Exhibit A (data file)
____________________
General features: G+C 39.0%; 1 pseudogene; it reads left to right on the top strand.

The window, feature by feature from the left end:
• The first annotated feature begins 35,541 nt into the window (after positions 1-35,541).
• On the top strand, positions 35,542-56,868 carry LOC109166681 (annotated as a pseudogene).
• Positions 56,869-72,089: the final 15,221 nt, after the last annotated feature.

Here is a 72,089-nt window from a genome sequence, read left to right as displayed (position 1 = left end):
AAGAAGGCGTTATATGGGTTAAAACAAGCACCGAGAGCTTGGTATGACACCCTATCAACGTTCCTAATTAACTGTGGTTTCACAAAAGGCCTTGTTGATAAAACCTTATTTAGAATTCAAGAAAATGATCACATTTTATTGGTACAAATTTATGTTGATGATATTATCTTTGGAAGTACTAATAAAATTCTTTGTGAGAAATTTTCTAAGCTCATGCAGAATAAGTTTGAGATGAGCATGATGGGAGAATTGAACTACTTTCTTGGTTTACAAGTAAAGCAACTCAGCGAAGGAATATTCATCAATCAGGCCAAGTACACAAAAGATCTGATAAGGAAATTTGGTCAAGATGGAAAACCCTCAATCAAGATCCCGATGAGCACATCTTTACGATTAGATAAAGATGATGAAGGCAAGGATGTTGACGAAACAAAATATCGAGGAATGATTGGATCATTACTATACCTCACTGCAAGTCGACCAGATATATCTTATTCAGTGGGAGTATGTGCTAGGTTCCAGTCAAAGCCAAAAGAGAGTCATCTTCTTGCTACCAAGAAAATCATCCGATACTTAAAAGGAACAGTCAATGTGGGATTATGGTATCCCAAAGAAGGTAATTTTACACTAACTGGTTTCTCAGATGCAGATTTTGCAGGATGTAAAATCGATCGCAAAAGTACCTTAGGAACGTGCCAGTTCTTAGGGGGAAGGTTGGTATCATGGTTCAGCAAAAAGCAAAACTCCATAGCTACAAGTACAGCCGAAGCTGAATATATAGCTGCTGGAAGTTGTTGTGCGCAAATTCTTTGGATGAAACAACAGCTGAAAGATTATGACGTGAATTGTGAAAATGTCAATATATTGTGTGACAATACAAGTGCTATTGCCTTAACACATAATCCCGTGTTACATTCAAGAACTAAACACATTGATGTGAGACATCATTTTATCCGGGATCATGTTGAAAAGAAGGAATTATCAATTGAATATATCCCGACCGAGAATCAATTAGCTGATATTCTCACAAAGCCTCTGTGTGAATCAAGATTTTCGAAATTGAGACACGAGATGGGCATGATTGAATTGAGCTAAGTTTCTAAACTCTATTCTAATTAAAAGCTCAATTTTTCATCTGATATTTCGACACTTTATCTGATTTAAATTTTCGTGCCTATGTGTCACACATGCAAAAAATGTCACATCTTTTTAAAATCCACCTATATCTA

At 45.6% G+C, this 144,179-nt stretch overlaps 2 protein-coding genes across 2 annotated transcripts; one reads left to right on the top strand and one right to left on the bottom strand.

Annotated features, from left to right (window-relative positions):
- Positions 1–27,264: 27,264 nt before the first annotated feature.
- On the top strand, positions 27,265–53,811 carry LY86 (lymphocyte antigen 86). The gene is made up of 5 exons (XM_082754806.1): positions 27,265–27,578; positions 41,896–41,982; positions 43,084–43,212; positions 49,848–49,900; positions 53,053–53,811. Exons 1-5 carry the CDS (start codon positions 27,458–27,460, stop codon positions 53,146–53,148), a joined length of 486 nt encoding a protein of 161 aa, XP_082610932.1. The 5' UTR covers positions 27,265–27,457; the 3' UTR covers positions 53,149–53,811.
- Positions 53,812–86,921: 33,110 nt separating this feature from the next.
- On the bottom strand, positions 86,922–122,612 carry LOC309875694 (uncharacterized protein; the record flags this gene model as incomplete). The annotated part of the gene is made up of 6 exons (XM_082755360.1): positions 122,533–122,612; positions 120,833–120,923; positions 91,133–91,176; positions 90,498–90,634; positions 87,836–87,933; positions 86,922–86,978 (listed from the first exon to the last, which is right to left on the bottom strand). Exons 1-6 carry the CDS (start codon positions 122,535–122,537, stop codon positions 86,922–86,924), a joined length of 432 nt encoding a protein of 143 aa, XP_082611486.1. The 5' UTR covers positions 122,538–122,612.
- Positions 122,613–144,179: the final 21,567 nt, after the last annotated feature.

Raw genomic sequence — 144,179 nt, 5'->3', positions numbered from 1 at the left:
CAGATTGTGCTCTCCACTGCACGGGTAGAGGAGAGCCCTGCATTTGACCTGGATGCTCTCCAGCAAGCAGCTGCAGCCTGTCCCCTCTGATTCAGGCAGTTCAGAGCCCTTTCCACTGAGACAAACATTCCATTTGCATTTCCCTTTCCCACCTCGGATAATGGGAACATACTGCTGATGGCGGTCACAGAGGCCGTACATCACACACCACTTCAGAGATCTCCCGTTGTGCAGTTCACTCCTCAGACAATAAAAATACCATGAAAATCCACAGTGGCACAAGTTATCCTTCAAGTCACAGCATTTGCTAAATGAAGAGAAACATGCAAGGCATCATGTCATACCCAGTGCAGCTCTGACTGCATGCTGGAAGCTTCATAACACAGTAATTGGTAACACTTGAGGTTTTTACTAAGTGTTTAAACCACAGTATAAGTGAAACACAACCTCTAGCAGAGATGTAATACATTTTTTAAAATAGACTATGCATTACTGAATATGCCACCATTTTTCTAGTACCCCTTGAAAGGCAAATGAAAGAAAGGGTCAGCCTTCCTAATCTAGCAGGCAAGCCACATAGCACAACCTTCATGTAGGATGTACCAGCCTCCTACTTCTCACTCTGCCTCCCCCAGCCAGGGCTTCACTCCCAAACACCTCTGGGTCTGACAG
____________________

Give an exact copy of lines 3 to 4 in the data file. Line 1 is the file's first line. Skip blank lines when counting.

• The first annotated feature begins 35,541 nt into the window (after positions 1-35,541).
• On the top strand, positions 35,542-56,868 carry LOC109166681 (annotated as a pseudogene).